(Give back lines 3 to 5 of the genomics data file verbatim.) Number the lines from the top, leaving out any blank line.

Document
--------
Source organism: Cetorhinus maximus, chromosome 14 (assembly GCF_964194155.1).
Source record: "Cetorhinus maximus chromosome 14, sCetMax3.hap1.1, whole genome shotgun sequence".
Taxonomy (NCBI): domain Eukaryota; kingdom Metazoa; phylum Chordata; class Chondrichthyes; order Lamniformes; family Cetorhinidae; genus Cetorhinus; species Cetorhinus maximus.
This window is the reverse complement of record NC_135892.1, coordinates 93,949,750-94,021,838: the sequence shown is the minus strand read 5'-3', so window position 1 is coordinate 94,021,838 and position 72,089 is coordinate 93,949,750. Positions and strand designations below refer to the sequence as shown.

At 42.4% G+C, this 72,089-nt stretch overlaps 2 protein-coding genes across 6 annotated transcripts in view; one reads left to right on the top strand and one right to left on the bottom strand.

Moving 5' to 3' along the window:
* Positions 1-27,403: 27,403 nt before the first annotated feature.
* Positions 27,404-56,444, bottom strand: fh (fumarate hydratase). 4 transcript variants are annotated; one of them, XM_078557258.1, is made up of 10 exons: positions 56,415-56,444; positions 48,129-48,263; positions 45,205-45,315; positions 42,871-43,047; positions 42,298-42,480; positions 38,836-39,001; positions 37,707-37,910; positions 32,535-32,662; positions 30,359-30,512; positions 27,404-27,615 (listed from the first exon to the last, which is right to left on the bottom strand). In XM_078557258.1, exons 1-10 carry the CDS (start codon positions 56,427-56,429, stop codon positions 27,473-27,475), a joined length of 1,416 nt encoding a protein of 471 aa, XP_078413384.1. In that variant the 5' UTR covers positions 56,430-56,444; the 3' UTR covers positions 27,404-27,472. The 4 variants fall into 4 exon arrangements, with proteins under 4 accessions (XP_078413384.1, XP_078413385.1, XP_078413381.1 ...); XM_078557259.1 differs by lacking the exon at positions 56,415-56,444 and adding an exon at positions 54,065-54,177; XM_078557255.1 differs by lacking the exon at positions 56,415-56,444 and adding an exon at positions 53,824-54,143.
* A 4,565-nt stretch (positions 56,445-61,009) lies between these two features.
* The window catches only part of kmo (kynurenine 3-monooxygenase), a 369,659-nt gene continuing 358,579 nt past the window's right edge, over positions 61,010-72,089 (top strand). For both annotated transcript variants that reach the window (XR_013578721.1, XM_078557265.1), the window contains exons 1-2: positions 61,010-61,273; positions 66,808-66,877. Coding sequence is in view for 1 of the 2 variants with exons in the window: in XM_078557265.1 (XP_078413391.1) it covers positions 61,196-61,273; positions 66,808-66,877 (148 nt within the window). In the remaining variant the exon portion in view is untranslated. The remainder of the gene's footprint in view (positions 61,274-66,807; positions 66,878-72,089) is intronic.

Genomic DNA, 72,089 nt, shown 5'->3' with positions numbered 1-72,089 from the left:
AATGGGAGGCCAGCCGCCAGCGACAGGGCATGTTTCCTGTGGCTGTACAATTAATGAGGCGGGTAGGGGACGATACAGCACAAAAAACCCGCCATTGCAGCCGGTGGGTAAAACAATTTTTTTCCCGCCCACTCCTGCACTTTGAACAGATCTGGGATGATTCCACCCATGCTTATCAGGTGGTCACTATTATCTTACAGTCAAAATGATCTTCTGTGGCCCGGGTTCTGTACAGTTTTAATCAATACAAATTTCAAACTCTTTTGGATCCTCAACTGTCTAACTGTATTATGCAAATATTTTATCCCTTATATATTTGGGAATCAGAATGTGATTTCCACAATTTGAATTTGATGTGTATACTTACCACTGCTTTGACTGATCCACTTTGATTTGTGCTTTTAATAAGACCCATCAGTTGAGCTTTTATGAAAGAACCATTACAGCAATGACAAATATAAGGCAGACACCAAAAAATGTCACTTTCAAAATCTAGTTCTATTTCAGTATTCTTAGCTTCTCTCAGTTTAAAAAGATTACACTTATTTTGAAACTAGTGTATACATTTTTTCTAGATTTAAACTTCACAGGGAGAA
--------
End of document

Taxonomy (NCBI): domain Eukaryota; kingdom Metazoa; phylum Chordata; class Chondrichthyes; order Lamniformes; family Cetorhinidae; genus Cetorhinus; species Cetorhinus maximus.
This window is the reverse complement of record NC_135892.1, coordinates 93,949,750-94,021,838: the sequence shown is the minus strand read 5'-3', so window position 1 is coordinate 94,021,838 and position 72,089 is coordinate 93,949,750. Positions and strand designations below refer to the sequence as shown.

At 42.4% G+C, this 72,089-nt stretch overlaps 2 protein-coding genes across 6 annotated transcripts in view; one reads left to right on the top strand and one right to left on the bottom strand.